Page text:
Every year in April, Armenians around the world commemorate the anniversary of the Armenian Genocide, which is still denied by Turkey and remains unrecognized by the US government. There are marches in Los Angeles and demonstrations in New York City, as descendants of survivors demand official recognition of the 1915 events.
Many have asked why, after almost a century, Armenians still demand recognition. Why does it matter what we call this crime, and why is it so important that the US government calls it a genocide?
The answer is about accountability and the consequences that follow in its absence. Though the Armenian Genocide was among the first of the twentieth century, it wasn’t the last. From the Holocaust to genocides in Cambodia, Rwanda and Syria, one genocide inspired the next for an entire century.
Armenian descendants of survivors are familiar with the trend. The killing of 1.5 million Armenians has been denied for years—first by the Turkish government and soon after, by Turkey’s friends in the international community, including the United States. Their denial rewrites a dark page in human history.
It all started in 1915, when the Young Turks regime launched a plan to expel the Armenian population living in the Ottoman Empire. They initiated a brutal ethnic cleansing project that nearly eliminated the Armenian race.
After the massacres ended in 1923, the newly-formed Republic of Turkey claimed innocence, orchestrating a campaign of denial and asserting that accusations of genocide were a conspiracy intended to bruise Turkish nationalism, or “Turkishness.” Turkey dodged accountability through denial, an evasion so impressive it inspired Hitler’s own confidence soon after.
Even today, the Turkish government denies its crime, and Turkish government leaders pressure their allies, including the United States, to never call the massacres a “genocide.” The US complies, because Turkey is too strategic a political friend to offend with recognition. Presidents have instead called the genocide a “tragedy” or “mass atrocity,” carefully avoiding the “g” word, which carries legal weight.
Euphemisms like these betray truth and make a mockery of tragedy. This final act of genocide was what Elie Wiesel called “a double killing.”
The 1948 Genocide Convention made genocide a crime under international law, defined as an act with the intent to destroy a national, ethnic, racial or religious group. When politicians dodge the word, they reject the only definition that fits the crime. Their message is clear: recognizing this history is too inconvenient.
So every year on the genocide’s anniversary, the White House trades denial as a token of friendship with Turkey, releasing sanitized statements void of the only word that matters.
House Intelligence Committee Chairman Adam Schiff (D-CA), who has long advocated official recognition of the genocide, addressed Congress in 2018 with a question: “How many Americans know that the Congress and the President have refused to acknowledge the Armenian genocide, intimidated into silence by Turkey? Turkey has invested heavily in the cause of denial, and to our shame the US government has been intimidated into silence.”
When any government gets away with a crime like genocide, they’re made to believe they can get away with more.
It’s only after presidents leave office that they and their staff apologize for having foregone recognition. Years after President Obama went back on his campaign promise to recognize the genocide, former members of his administration apologized for what they today call a “mistake.” “I’m sorry that we disappointed so many Armenian Americans,” said Samantha Power, former ambassador to the United Nations.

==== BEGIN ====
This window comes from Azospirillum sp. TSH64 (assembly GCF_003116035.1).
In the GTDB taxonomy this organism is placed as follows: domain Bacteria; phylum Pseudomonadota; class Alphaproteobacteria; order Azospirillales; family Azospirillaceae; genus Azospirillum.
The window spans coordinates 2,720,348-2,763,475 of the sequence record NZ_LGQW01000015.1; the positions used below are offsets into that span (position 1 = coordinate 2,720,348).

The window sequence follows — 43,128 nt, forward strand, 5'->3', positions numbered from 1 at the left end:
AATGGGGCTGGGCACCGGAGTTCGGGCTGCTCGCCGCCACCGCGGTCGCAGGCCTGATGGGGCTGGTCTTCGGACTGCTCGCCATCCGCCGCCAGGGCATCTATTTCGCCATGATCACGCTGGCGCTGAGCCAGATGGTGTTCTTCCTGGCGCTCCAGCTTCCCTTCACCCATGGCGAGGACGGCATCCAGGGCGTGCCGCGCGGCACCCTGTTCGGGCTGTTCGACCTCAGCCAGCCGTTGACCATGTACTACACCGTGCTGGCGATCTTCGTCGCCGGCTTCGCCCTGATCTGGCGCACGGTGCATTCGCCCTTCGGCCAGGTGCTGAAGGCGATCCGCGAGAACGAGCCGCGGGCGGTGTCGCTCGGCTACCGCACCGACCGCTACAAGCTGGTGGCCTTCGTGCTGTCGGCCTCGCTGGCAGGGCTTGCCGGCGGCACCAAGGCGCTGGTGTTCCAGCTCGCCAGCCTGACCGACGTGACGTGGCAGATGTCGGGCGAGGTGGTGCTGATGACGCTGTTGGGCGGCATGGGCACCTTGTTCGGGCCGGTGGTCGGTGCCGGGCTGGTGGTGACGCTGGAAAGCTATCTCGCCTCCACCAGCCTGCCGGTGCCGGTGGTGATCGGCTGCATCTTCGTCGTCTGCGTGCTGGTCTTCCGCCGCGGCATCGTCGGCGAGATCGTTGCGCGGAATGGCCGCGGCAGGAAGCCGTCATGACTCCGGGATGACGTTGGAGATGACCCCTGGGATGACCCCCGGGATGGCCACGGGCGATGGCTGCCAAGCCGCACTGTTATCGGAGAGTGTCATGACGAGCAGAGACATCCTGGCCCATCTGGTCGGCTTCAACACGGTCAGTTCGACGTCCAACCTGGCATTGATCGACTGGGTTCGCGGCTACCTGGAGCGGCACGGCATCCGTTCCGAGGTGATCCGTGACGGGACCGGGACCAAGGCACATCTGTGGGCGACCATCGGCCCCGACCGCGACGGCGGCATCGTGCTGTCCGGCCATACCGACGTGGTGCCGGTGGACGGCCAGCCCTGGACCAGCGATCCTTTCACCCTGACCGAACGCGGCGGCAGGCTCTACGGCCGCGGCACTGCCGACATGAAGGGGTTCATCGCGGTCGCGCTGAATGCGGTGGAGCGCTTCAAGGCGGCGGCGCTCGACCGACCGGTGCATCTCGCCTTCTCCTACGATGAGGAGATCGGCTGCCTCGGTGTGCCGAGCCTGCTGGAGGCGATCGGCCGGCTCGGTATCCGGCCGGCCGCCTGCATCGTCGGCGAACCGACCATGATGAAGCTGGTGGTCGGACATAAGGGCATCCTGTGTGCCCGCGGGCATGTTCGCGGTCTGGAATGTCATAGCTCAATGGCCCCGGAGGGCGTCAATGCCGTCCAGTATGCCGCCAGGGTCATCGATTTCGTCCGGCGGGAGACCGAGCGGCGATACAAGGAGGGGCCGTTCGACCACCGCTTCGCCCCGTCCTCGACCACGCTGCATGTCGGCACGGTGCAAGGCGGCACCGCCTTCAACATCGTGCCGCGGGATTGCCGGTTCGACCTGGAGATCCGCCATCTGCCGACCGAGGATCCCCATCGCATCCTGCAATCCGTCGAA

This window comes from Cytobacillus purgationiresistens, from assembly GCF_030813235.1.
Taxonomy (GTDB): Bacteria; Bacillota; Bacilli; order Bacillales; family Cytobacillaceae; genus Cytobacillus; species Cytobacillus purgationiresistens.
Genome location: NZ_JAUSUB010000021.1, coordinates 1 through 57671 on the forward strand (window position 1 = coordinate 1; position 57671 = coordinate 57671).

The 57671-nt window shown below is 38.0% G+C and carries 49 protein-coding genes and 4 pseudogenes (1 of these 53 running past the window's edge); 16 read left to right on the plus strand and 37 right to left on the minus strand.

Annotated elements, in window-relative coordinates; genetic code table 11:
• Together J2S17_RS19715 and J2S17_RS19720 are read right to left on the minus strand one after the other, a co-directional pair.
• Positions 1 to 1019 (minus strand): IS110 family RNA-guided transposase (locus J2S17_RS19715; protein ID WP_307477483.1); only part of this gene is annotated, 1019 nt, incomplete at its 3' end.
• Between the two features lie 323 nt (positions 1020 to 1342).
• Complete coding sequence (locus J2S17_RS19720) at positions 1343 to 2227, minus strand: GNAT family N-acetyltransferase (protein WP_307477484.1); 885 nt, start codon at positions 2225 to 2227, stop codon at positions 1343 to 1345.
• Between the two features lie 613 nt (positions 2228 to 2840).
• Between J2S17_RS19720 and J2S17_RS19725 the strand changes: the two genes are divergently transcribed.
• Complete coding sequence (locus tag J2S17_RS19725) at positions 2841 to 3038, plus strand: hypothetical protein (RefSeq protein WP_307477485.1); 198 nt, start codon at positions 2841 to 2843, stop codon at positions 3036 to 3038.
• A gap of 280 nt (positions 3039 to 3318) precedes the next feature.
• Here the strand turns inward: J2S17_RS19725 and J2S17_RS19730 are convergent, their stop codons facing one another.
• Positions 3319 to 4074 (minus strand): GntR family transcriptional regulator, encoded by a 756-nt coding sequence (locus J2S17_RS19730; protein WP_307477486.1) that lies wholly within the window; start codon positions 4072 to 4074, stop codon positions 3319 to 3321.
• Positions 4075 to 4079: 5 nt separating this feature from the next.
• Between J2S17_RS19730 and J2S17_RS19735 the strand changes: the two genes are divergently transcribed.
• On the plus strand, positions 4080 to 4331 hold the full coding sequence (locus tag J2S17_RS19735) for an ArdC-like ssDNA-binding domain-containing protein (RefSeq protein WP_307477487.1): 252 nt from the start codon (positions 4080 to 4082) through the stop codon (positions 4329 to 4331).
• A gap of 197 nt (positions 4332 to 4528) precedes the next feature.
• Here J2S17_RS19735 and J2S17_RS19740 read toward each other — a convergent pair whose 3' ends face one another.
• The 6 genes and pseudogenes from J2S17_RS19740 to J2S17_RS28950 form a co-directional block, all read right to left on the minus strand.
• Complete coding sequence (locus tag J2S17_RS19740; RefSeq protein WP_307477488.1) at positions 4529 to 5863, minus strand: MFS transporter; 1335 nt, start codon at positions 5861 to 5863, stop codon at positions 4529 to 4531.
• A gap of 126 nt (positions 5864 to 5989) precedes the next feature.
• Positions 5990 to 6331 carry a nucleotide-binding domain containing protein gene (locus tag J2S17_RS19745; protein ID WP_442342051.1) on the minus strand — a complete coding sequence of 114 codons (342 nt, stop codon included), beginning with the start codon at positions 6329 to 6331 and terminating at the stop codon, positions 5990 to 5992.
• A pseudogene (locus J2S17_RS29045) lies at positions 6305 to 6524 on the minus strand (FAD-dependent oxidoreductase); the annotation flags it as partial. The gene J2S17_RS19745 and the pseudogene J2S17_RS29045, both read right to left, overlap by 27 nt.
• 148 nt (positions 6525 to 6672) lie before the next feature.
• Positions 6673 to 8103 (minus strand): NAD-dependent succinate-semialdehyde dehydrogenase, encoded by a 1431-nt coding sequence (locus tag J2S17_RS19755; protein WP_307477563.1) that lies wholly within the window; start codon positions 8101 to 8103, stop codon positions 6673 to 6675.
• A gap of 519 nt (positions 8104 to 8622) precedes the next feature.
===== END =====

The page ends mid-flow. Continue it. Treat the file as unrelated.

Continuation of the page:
Leaders in government have also spread dangerous, subjective-truth narratives. As secretary of state, Hillary Clinton once said of the genocide that it was “A matter of historical debate and conclusions.” Ron Paul once complained that a genocide recognition bill in Congress meant “Getting ourselves involved in an event from 100 years ago.” The United States has never taken this tone with any other genocide, and most politicians would reject such attitudes if they were instead directed toward the Holocaust or any like atrocity.
Politicians trade truth for diplomatic gain, not realizing that ignoring the lessons of history and playing party to genocide cover-ups perpetuates the act itself, giving license to more bad behavior.
That license affords a lot of impunity. Just two years ago, President Erdogan’s security guards assaulted Armenian, Assyrian and Kurdish Americans who were protesting his visit to the White House. They expected they’d get away with it, and they did get away with it.
In recent years, nationalist groups with ties to the Turkish government have started flying Turkish flags and banners above Armenian Genocide marches in Los Angeles. In January, Armenian schools in southern California were vandalized with Turkish flags.
These are the latent burns that continue to injure survivors of genocide and their descendants, long after the crime is committed. Acts of violence continue, for Armenians and others, because the first wound was never cauterized with an indictment.
When any government gets away with a crime like genocide, they’re made to believe they can get away with more. When world powers encourage this behavior through deliberate silence, they too are complicit.
That’s why we must stand against threats and bullying, recognizing the facts of history without compromise. The truth is not a line item in diplomatic negotiations, and we must defend it, no matter how inconvenient. We are either a force that stops violence through recognition or one that beckons it with a blind eye, every time we call a genocide by any other name.